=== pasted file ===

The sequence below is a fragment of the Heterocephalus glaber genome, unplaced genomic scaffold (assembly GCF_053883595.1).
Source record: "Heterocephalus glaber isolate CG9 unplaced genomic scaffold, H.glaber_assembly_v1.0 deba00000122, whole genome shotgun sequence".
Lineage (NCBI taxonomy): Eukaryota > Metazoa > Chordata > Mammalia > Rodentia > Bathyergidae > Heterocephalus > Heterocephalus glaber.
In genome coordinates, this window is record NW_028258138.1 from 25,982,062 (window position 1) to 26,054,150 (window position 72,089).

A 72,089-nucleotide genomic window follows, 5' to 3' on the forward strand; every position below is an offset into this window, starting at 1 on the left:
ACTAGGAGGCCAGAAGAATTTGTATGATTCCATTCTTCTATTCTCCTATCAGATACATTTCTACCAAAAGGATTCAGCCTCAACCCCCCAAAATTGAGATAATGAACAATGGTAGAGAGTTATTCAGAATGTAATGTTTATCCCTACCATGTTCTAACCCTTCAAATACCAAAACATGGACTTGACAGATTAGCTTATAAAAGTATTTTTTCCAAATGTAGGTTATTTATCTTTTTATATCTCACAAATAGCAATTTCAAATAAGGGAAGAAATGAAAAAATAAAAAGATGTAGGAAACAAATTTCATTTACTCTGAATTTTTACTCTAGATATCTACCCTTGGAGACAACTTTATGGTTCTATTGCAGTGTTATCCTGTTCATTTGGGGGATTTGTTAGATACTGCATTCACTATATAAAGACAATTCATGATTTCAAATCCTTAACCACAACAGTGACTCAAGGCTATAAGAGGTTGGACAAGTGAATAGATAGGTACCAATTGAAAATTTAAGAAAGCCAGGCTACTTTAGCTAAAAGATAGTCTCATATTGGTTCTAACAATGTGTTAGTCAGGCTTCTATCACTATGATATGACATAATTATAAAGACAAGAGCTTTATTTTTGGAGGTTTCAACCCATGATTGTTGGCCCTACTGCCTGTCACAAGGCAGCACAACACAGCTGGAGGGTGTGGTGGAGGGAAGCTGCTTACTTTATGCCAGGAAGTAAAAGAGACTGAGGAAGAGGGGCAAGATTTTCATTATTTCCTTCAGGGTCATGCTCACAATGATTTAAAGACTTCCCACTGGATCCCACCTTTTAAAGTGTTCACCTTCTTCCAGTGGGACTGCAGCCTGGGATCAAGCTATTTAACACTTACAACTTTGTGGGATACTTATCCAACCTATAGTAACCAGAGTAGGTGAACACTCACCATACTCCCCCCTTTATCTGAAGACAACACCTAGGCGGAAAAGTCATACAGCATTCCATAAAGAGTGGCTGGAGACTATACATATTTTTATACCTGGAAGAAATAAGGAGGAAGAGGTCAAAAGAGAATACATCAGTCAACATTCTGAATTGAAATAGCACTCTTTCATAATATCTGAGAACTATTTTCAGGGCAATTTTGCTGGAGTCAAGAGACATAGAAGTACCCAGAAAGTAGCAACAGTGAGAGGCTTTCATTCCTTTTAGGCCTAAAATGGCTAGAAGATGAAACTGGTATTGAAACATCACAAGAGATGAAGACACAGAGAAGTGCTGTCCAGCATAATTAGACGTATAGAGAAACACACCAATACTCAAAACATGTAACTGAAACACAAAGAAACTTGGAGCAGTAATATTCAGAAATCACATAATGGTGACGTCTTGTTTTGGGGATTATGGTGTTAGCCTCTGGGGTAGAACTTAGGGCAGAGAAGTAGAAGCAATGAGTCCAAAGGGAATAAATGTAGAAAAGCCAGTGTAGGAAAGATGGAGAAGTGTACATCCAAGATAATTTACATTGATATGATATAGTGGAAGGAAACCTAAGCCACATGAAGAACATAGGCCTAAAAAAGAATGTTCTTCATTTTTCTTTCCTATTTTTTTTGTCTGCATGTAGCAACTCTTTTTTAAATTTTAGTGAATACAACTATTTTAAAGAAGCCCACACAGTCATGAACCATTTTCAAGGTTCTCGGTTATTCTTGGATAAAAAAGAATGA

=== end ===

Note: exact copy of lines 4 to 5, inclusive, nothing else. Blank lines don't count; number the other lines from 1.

In genome coordinates, this window is record NW_028258138.1 from 25,982,062 (window position 1) to 26,054,150 (window position 72,089).

A 72,089-nucleotide genomic window follows, 5' to 3' on the forward strand; every position below is an offset into this window, starting at 1 on the left: